Neurologist Explains Autoimmune Disease Affecting Celine Dion
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Kottil Rammohan, M.D., neurologist at the University of Miami Health System, addresses the autoimmune and neurological disorder that is affecting the Canadian singer and that impacts about one or two in a million people.
In an emotional video message, superstar singer Celine Dion recently announced on her Instagram that she has Stiff-Person Syndrome—a rare neurological disorder.
In the five-minute post, Dion shared how Stiff-Person Syndrome was causing spasms that affect her ability to walk and sing.
“I’ve been dealing with problems with my health for a long time, and it’s been really difficult for me to face these challenges and to talk about everything that I’ve been going through,” Dion said in her video. “It hurts me to tell you that I won’t be ready to restart my tour in Europe in February.”
Dion, 64, is a Canadian singer perhaps most recognized for her recording of “My Heart Will Go On,” the theme of the Academy Award-winning motion picture “Titanic.” She also has sold more than 250 million records worldwide and has received five Grammy Awards, including Album of the Year in 1993.
Dr. Rammohan, who is also the past director of the Multiple Sclerosis Center of Excellence at the University of Miami Miller School of Medicine, explained Stiff-Person Syndrome and its treatment.
What is Stiff-Person Syndrome?
Stiff-Person Syndrome is an extremely rare neurological disorder. And no one really knows the exact prevalence, but it is thought to be like one to two per million in population. But with that said, there is probably more of it because the milder forms of the disease probably never get diagnosed.
The manifestation is muscle cramps. And of course, a very mild form of it. Patients may experience this and find it an annoyance, but it really does not interfere with any activities of daily living and may not even make it onto the radar screen as a neurological disorder. When the problem is significant enough, it takes patients to their doctors. And unless they are in the midst of an attack, even then, many people may pass it off as a muscle contraction or cramp.
The spasms can be so severe that it can tear muscles, break bones, and destroy joints.
How is Stiff-Person Syndrome diagnosed?
Once these cramps start to get worse, to the point that they start to interfere with life, and take patients to the emergency room, the doctor who sees them will need to run specific blood tests.
There have been new tests that have identified specific antibodies in people. The presence of these antibodies can present without Stiff-Person Syndrome and the antibodies can be a marker—so it goes both ways. The antibodies are called anti-glutamic acid decarboxylase (GAD) and anti-amphiphysin antibodies. GAD is an important enzyme that assists in the production of a glutamic acid to gamma amino butyric acid, the main inhibitory neurotransmitter of the central nervous system.
More likely than not, that antibody is the reason the individual has this disorder. The important thing is that they check for these antibodies; and if both or one is present, they don’t stop there. Sometimes the presence of these antibodies can be a marker for an underlying cancer. It is important to look for and make sure that such a cancer is not present. Usually the cancer affects the lungs—or in women, the breast.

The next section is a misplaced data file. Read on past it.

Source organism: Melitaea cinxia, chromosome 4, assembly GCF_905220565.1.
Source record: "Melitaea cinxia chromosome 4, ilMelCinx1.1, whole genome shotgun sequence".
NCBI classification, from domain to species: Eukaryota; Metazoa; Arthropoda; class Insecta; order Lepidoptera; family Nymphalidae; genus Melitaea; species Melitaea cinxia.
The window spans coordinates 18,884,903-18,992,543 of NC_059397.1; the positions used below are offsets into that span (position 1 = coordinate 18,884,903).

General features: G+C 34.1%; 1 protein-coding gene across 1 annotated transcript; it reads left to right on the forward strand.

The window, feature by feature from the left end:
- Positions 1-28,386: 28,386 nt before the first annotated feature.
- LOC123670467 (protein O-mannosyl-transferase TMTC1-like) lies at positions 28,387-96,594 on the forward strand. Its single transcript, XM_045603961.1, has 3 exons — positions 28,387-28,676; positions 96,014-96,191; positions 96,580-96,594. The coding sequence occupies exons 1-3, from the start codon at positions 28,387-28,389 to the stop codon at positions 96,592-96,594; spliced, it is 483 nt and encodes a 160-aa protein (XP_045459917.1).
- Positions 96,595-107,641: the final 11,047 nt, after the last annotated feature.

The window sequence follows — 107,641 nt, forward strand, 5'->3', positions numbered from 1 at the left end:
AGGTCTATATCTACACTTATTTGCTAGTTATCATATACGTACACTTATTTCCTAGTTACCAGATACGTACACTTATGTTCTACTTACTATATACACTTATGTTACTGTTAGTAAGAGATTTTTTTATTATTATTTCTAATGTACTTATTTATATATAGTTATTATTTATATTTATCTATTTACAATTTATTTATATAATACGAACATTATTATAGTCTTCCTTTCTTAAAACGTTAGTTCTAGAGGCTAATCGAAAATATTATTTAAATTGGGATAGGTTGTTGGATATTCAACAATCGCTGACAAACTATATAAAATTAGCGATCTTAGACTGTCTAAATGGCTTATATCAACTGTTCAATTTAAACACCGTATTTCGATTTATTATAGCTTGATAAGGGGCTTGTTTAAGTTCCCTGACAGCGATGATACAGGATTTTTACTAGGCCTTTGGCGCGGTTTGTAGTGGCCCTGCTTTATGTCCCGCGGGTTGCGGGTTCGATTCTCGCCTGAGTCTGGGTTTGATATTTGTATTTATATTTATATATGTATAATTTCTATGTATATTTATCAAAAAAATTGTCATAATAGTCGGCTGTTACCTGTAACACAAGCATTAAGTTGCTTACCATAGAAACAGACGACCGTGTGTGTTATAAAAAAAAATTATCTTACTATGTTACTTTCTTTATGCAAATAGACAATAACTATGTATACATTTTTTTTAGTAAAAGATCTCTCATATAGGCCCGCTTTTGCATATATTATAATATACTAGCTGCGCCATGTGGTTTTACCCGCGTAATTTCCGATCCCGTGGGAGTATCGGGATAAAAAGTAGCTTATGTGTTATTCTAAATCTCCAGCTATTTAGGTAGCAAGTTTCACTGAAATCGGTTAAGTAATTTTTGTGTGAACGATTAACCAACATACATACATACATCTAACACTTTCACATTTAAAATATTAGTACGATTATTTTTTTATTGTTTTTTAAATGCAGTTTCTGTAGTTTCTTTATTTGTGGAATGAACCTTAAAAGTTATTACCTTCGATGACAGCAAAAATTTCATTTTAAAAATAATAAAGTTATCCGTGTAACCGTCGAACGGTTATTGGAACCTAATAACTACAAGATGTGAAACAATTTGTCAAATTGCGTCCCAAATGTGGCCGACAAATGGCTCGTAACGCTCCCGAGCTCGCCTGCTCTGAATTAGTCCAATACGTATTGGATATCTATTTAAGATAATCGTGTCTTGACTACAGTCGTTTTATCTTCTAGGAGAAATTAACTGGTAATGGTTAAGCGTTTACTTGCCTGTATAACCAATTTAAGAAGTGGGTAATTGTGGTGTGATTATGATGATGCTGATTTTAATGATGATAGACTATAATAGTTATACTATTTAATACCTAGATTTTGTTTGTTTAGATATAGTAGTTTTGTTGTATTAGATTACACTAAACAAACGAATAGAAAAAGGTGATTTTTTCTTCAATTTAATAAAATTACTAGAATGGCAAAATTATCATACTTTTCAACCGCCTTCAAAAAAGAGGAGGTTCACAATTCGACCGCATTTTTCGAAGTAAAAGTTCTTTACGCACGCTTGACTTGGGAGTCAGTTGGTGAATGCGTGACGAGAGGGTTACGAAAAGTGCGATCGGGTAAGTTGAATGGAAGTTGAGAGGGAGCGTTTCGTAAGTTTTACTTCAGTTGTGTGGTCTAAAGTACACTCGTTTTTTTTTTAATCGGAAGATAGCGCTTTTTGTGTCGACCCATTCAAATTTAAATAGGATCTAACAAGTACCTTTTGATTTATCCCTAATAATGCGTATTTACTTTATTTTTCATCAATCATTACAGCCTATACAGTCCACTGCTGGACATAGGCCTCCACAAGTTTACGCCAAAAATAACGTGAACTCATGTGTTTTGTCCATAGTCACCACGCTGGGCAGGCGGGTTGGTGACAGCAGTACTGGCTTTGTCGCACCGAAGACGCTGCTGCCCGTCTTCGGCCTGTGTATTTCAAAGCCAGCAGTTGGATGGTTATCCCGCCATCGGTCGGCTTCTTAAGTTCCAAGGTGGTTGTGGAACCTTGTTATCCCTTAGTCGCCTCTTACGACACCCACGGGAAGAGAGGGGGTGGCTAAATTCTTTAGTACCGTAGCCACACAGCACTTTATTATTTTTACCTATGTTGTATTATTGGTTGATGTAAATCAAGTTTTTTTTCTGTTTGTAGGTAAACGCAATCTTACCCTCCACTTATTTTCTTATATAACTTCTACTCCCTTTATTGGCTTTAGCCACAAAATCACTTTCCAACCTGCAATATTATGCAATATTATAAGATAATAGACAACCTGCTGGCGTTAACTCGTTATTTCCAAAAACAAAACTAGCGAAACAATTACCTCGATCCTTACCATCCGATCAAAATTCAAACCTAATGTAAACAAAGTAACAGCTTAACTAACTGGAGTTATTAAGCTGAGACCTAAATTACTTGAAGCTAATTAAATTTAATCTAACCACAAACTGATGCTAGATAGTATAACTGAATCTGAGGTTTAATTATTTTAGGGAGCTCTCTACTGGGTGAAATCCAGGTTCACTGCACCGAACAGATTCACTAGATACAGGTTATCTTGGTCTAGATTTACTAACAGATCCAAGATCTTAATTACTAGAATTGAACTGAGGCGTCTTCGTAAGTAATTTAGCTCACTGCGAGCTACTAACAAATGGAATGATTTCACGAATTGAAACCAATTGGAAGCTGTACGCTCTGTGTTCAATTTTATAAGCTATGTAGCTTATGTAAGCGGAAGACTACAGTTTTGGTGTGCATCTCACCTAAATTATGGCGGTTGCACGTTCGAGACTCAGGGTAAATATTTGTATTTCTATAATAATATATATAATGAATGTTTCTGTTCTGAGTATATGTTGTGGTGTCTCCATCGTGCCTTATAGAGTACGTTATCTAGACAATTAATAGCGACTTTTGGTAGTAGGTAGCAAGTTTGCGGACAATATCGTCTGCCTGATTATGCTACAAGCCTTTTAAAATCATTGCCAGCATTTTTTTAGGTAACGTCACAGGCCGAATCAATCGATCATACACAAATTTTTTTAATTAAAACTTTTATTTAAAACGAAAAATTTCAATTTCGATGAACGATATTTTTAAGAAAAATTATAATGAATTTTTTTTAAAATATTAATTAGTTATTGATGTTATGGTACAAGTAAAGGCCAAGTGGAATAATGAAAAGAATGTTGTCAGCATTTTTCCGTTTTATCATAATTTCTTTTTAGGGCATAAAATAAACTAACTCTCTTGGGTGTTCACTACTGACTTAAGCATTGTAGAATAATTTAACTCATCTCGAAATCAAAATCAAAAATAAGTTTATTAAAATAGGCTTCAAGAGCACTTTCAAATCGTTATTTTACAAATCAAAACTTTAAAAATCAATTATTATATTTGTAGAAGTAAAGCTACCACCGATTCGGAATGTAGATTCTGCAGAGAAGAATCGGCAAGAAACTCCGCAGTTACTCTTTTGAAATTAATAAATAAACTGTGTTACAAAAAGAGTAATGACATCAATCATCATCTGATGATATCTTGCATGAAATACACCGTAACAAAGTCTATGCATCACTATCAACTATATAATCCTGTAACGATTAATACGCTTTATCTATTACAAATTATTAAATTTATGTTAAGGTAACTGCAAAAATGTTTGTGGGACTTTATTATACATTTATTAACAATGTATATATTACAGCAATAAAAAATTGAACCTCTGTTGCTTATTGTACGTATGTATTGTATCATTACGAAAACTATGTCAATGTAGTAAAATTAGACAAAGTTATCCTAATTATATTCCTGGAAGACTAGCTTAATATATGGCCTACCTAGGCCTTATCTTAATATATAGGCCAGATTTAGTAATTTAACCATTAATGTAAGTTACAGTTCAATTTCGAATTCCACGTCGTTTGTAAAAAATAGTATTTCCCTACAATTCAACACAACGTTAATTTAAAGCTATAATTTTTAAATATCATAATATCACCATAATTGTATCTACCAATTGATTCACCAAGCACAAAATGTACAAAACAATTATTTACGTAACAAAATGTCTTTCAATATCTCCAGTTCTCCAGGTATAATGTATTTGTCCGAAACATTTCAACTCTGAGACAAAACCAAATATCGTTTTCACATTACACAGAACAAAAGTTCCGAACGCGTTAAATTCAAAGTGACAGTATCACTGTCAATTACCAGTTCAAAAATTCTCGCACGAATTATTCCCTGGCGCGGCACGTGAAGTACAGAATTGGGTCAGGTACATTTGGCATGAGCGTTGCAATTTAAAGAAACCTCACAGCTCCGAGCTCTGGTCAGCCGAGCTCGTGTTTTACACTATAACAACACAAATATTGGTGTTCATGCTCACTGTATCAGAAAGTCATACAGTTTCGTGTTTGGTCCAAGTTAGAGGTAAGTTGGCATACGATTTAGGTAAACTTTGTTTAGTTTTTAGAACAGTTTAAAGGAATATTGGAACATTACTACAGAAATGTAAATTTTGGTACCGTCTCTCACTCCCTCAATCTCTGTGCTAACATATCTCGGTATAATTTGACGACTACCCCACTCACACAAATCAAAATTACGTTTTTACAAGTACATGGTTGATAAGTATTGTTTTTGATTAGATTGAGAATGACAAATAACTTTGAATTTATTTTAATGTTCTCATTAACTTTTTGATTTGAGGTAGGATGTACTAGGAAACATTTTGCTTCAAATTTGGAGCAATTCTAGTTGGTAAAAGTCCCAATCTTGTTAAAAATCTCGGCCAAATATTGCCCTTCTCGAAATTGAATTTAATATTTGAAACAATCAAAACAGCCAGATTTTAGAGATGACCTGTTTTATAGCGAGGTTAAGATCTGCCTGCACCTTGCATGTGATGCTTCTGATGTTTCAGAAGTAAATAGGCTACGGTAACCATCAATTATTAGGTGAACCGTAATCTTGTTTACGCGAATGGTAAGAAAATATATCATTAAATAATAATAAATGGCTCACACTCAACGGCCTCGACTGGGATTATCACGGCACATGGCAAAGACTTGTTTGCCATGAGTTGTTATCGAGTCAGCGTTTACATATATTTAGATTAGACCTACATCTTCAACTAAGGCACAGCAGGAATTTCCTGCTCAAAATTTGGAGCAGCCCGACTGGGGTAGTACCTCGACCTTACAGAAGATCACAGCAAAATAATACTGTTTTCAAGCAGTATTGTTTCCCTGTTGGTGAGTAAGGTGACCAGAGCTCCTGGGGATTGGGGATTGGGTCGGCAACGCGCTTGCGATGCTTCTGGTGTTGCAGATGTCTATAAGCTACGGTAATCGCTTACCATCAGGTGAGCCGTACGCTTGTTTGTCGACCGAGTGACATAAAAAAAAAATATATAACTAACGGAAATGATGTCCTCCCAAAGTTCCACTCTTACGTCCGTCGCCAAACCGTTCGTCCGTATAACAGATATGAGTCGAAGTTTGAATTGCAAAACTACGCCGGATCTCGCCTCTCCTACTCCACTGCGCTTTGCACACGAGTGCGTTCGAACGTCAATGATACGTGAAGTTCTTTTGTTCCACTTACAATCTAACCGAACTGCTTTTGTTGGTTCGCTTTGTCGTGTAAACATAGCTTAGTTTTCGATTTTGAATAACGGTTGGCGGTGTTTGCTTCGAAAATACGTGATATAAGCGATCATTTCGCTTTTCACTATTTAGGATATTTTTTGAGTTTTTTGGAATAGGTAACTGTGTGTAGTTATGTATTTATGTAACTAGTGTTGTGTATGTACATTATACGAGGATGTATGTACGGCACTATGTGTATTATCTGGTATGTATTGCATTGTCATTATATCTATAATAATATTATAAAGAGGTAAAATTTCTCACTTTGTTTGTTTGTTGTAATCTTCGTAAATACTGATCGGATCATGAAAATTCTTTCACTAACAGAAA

I recall one instance where the person would go to the emergency room for severe cramps and attacks and they would treat her with medications that relax the muscle. She would go through these treatments, and they would send her home and there would be no diagnosis. Or they gave her a label that didn’t really mean much. One day, her friend did a Google search. And she learned about Stiff-Person Syndrome. She wrote it down and told her doctor about it, and he checked her blood for the antibodies. The GAD antibody upper limit of normal is one to four—that’s considered normal. This patient’s GAD antibody was one to 68,000. She had some of the worst Stiff-Person Syndrome we had seen.
Who is most at-risk of contracting or being diagnosed with this disorder?
Usually, autoimmune disorders are more common in women and in young people rather than in old. All the people who I have taken care of at UM—really a handful of them—all of them have been women.
Is there a treatment for it? What are some ways to manage the symptoms?
You can manage the symptoms and also treat the underlying problem of the offending antibody. First, of course, is giving something to relax the muscles. Something like Valium, which is excellent for this condition, or Baclofen. Another way to manage the symptoms would be to install a pump in the spine that sends medication through spinal fluid that helps with the spasms in the legs.
After treating for the muscle spasms, it is important to try to remove the offending antibody. The treatment involves plasma exchange or giving medications to modulate the immune system, including drugs like intravenous immunoglobulin or anti B cell therapies.
Because it is so rare, how important is it for someone like Celine Dion to raise awareness about this disease?
Without a doubt, it is important for not only her, but even physicians, to bring awareness to the disease.
Emergency rooms should be aware because a person may come in with severe muscle spasms, and we don’t want to just treat the spasms and send them home. Some people with these types of symptoms can be mistaken as addicts. We have to realize that this person is not a junkie; they want relief for the problem that they’re going through.
Originally published by News@TheU. Ashley Williams is a regular contributor.
Image: Singer Celine Dion photographed on the red carpet before the 83rd Academy Awards in 2011. The Associated Press